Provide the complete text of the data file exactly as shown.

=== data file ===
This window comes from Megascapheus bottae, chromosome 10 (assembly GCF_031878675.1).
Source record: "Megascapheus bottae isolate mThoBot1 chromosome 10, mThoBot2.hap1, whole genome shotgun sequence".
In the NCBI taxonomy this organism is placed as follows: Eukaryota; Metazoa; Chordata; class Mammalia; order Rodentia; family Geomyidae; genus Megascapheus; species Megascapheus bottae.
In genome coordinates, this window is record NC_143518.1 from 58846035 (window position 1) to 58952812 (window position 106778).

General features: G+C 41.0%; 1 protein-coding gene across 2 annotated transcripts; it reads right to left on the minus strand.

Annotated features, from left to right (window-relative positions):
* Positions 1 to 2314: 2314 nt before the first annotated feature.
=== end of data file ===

This window comes from Megascapheus bottae, chromosome 10 (assembly GCF_031878675.1).
Source record: "Megascapheus bottae isolate mThoBot1 chromosome 10, mThoBot2.hap1, whole genome shotgun sequence".
In the NCBI taxonomy this organism is placed as follows: Eukaryota; Metazoa; Chordata; class Mammalia; order Rodentia; family Geomyidae; genus Megascapheus; species Megascapheus bottae.
In genome coordinates, this window is record NC_143518.1 from 58846035 (window position 1) to 58952812 (window position 106778).

General features: G+C 41.0%; 1 protein-coding gene across 2 annotated transcripts; it reads right to left on the minus strand.

Annotated features, from left to right (window-relative positions):
* Positions 1 to 2314: 2314 nt before the first annotated feature.